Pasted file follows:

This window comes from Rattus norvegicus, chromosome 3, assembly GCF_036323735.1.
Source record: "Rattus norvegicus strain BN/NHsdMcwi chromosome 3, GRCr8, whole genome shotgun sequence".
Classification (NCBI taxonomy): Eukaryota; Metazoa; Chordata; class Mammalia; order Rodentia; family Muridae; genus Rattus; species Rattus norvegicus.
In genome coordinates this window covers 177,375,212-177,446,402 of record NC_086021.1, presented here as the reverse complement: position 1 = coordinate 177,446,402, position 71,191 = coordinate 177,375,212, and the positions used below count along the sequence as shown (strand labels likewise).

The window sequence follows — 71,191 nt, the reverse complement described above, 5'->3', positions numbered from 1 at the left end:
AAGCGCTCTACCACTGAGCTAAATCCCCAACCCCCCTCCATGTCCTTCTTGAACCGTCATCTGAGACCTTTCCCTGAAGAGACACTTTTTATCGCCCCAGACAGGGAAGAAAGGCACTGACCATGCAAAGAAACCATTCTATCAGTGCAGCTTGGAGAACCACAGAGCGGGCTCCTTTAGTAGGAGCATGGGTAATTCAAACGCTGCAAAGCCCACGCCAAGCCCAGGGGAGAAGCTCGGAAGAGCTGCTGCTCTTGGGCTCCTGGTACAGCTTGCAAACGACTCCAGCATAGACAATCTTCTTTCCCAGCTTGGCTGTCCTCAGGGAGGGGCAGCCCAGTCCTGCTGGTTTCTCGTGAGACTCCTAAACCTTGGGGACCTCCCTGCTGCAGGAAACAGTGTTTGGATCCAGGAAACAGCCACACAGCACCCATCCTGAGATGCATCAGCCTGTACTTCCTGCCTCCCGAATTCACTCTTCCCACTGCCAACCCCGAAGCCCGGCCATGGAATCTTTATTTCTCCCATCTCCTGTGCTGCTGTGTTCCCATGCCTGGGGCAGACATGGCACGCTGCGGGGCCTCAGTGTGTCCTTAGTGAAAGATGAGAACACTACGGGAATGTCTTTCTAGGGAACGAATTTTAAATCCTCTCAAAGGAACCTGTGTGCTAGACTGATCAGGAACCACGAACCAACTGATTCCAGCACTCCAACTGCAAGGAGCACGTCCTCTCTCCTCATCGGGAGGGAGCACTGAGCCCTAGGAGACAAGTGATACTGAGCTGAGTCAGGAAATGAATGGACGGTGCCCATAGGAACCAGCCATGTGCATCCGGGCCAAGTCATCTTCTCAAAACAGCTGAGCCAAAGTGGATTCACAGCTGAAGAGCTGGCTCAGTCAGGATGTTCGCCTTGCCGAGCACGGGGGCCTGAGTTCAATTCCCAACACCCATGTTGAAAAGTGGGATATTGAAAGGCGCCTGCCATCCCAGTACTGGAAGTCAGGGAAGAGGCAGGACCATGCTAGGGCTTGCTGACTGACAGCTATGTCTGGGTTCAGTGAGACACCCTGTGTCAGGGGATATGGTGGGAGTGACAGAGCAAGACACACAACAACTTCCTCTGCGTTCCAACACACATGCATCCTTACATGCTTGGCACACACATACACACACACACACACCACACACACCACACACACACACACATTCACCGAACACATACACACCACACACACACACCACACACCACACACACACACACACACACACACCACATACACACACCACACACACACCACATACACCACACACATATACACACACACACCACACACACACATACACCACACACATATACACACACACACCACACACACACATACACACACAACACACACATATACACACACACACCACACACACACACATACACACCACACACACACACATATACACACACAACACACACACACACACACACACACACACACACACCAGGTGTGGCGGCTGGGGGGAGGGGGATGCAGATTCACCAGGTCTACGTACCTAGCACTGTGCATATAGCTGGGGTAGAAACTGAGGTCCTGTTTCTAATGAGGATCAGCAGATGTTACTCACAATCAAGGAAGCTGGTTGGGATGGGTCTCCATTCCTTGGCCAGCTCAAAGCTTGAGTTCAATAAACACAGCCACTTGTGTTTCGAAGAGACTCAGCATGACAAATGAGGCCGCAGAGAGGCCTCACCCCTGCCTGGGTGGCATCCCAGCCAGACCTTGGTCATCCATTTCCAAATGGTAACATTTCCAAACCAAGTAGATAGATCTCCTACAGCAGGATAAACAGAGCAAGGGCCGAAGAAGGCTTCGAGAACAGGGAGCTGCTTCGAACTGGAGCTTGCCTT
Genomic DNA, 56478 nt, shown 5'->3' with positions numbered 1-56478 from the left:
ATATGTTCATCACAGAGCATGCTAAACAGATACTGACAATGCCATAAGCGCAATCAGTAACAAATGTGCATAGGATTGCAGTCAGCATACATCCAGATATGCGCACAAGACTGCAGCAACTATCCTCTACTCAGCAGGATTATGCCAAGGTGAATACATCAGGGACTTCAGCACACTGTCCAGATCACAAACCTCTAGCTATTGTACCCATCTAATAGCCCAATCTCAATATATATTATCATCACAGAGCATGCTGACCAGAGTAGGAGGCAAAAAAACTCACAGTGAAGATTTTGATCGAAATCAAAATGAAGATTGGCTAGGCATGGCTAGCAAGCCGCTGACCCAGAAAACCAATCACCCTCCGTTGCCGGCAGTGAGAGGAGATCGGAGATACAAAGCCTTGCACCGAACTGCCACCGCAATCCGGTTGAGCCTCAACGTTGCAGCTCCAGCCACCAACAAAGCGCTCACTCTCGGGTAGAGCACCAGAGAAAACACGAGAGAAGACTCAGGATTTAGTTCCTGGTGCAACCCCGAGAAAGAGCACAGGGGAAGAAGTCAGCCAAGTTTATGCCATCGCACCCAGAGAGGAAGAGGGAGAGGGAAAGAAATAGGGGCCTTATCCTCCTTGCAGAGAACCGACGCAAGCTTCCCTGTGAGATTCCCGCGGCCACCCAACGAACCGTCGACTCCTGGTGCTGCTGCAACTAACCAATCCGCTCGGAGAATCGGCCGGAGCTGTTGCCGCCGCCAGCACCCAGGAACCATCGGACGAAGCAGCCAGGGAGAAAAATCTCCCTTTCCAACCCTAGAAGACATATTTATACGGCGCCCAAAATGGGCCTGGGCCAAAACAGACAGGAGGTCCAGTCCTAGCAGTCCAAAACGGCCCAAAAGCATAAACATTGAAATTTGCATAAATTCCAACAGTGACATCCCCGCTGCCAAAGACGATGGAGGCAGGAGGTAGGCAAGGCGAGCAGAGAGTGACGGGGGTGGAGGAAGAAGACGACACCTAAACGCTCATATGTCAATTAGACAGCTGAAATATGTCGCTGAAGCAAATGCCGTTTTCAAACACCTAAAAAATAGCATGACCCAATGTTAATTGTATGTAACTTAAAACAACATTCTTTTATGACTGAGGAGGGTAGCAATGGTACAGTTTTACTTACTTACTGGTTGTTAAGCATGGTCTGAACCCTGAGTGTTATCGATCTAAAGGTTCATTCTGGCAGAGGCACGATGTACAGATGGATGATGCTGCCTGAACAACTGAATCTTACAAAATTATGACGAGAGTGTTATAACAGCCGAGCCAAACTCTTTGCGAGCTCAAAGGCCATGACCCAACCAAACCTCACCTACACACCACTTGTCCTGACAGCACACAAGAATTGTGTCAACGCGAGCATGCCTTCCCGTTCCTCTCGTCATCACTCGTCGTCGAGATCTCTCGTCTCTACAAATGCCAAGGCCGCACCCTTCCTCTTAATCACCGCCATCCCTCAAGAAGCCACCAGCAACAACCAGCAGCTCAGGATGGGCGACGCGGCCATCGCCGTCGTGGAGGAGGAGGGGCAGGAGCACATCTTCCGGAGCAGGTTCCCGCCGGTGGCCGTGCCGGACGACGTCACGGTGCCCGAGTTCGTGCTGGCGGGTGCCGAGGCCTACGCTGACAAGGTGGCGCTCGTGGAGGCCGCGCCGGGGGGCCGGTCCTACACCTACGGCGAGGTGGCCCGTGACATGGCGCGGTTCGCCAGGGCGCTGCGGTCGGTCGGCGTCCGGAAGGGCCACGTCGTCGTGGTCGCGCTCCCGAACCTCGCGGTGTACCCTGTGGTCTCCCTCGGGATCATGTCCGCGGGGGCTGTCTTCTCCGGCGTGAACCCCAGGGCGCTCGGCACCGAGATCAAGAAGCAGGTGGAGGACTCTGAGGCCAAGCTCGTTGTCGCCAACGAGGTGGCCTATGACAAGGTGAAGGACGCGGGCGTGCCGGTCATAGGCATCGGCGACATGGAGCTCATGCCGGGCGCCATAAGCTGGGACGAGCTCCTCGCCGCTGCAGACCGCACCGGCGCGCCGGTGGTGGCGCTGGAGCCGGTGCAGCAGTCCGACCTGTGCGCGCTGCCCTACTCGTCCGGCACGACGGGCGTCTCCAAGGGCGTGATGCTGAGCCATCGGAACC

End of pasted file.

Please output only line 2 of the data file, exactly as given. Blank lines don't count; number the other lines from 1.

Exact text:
Source record: "Rattus norvegicus strain BN/NHsdMcwi chromosome 3, GRCr8, whole genome shotgun sequence".